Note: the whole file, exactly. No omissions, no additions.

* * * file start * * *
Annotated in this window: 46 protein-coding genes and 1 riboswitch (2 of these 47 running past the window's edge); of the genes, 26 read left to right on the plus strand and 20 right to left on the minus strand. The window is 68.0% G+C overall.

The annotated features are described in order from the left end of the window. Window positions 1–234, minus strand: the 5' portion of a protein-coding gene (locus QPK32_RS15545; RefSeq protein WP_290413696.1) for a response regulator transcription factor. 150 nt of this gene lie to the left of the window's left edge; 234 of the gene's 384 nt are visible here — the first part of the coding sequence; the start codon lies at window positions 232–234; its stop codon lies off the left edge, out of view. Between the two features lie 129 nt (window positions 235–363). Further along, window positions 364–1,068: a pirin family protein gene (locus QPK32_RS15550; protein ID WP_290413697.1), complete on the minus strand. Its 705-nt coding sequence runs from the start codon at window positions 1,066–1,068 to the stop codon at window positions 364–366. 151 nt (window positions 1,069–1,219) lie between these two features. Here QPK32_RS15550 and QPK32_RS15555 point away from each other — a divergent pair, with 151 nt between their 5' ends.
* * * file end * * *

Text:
Annotated in this window: 46 protein-coding genes and 1 riboswitch (2 of these 47 running past the window's edge); of the genes, 26 read left to right on the plus strand and 20 right to left on the minus strand. The window is 68.0% G+C overall.

The annotated features are described in order from the left end of the window. Window positions 1–234, minus strand: the 5' portion of a protein-coding gene (locus QPK32_RS15545; RefSeq protein WP_290413696.1) for a response regulator transcription factor. 150 nt of this gene lie to the left of the window's left edge; 234 of the gene's 384 nt are visible here — the first part of the coding sequence; the start codon lies at window positions 232–234; its stop codon lies off the left edge, out of view. Between the two features lie 129 nt (window positions 235–363). Further along, window positions 364–1,068: a pirin family protein gene (locus QPK32_RS15550; protein ID WP_290413697.1), complete on the minus strand. Its 705-nt coding sequence runs from the start codon at window positions 1,066–1,068 to the stop codon at window positions 364–366. 151 nt (window positions 1,069–1,219) lie between these two features. Here QPK32_RS15550 and QPK32_RS15555 point away from each other — a divergent pair, with 151 nt between their 5' ends.